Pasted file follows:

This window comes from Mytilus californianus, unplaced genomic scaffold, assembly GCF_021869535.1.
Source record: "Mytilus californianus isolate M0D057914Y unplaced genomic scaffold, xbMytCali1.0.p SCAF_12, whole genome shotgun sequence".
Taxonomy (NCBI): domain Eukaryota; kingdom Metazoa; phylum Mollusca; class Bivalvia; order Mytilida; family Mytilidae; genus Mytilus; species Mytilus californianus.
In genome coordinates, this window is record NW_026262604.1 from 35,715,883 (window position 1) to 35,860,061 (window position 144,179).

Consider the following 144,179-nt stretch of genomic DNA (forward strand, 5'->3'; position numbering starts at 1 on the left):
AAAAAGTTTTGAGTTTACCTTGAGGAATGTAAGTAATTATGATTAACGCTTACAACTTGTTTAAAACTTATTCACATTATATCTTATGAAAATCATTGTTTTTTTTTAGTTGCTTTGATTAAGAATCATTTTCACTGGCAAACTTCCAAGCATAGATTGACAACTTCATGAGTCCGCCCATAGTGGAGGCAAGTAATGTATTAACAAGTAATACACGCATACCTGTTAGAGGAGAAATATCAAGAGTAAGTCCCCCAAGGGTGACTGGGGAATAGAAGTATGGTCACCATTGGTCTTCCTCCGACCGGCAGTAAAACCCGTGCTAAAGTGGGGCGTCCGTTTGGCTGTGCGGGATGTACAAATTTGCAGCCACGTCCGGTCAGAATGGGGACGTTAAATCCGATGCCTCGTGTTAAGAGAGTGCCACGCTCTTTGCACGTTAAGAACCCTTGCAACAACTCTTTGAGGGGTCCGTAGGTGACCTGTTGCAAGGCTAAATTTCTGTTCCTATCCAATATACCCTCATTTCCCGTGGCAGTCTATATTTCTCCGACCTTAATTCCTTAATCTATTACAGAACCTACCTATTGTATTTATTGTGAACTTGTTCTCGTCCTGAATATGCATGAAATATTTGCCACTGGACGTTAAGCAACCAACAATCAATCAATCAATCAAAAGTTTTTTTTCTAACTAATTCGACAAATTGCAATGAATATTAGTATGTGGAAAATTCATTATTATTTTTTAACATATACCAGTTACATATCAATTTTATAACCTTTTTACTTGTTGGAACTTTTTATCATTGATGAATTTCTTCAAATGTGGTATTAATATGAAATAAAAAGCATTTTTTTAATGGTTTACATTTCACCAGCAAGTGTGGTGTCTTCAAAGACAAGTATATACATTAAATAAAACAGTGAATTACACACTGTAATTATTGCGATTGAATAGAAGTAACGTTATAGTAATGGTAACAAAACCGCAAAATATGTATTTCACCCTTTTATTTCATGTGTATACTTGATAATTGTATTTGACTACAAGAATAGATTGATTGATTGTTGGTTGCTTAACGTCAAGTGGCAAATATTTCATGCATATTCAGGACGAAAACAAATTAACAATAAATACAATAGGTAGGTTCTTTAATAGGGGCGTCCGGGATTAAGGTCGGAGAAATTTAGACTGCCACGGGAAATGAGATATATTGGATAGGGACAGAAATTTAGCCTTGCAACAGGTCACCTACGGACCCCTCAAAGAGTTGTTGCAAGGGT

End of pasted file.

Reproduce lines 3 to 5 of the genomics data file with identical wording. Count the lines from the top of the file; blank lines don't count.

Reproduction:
Taxonomy (NCBI): domain Eukaryota; kingdom Metazoa; phylum Mollusca; class Bivalvia; order Mytilida; family Mytilidae; genus Mytilus; species Mytilus californianus.
In genome coordinates, this window is record NW_026262604.1 from 35,715,883 (window position 1) to 35,860,061 (window position 144,179).

Consider the following 144,179-nt stretch of genomic DNA (forward strand, 5'->3'; position numbering starts at 1 on the left):